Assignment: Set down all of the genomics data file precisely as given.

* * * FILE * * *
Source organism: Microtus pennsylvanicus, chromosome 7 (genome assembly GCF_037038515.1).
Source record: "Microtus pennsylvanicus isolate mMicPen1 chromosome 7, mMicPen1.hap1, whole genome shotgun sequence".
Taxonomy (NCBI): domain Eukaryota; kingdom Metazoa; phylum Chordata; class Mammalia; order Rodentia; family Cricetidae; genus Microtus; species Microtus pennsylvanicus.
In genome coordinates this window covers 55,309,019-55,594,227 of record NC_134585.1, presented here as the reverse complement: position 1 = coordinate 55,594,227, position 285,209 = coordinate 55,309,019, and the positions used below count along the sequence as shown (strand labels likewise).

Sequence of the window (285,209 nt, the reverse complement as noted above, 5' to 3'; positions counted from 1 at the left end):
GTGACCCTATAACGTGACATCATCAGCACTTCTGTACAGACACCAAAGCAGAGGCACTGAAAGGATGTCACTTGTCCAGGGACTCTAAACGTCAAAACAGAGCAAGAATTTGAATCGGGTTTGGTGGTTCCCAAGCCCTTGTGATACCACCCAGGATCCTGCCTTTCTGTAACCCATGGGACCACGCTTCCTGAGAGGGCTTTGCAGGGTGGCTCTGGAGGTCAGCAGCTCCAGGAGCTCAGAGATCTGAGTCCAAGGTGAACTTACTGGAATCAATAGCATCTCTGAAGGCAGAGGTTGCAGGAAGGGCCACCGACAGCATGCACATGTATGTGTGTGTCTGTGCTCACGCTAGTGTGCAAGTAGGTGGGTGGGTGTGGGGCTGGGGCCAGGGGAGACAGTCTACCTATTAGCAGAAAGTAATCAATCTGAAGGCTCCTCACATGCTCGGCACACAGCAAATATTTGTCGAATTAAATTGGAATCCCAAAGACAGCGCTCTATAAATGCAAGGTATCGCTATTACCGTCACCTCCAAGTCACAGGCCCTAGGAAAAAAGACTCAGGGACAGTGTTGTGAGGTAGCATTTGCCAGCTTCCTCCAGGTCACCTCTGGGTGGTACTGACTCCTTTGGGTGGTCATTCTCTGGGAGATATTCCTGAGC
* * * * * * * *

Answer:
Source organism: Microtus pennsylvanicus, chromosome 7 (genome assembly GCF_037038515.1).
Source record: "Microtus pennsylvanicus isolate mMicPen1 chromosome 7, mMicPen1.hap1, whole genome shotgun sequence".
Taxonomy (NCBI): domain Eukaryota; kingdom Metazoa; phylum Chordata; class Mammalia; order Rodentia; family Cricetidae; genus Microtus; species Microtus pennsylvanicus.
In genome coordinates this window covers 55,309,019-55,594,227 of record NC_134585.1, presented here as the reverse complement: position 1 = coordinate 55,594,227, position 285,209 = coordinate 55,309,019, and the positions used below count along the sequence as shown (strand labels likewise).

Sequence of the window (285,209 nt, the reverse complement as noted above, 5' to 3'; positions counted from 1 at the left end):
GTGACCCTATAACGTGACATCATCAGCACTTCTGTACAGACACCAAAGCAGAGGCACTGAAAGGATGTCACTTGTCCAGGGACTCTAAACGTCAAAACAGAGCAAGAATTTGAATCGGGTTTGGTGGTTCCCAAGCCCTTGTGATACCACCCAGGATCCTGCCTTTCTGTAACCCATGGGACCACGCTTCCTGAGAGGGCTTTGCAGGGTGGCTCTGGAGGTCAGCAGCTCCAGGAGCTCAGAGATCTGAGTCCAAGGTGAACTTACTGGAATCAATAGCATCTCTGAAGGCAGAGGTTGCAGGAAGGGCCACCGACAGCATGCACATGTATGTGTGTGTCTGTGCTCACGCTAGTGTGCAAGTAGGTGGGTGGGTGTGGGGCTGGGGCCAGGGGAGACAGTCTACCTATTAGCAGAAAGTAATCAATCTGAAGGCTCCTCACATGCTCGGCACACAGCAAATATTTGTCGAATTAAATTGGAATCCCAAAGACAGCGCTCTATAAATGCAAGGTATCGCTATTACCGTCACCTCCAAGTCACAGGCCCTAGGAAAAAAGACTCAGGGACAGTGTTGTGAGGTAGCATTTGCCAGCTTCCTCCAGGTCACCTCTGGGTGGTACTGACTCCTTTGGGTGGTCATTCTCTGGGAGATATTCCTGAGC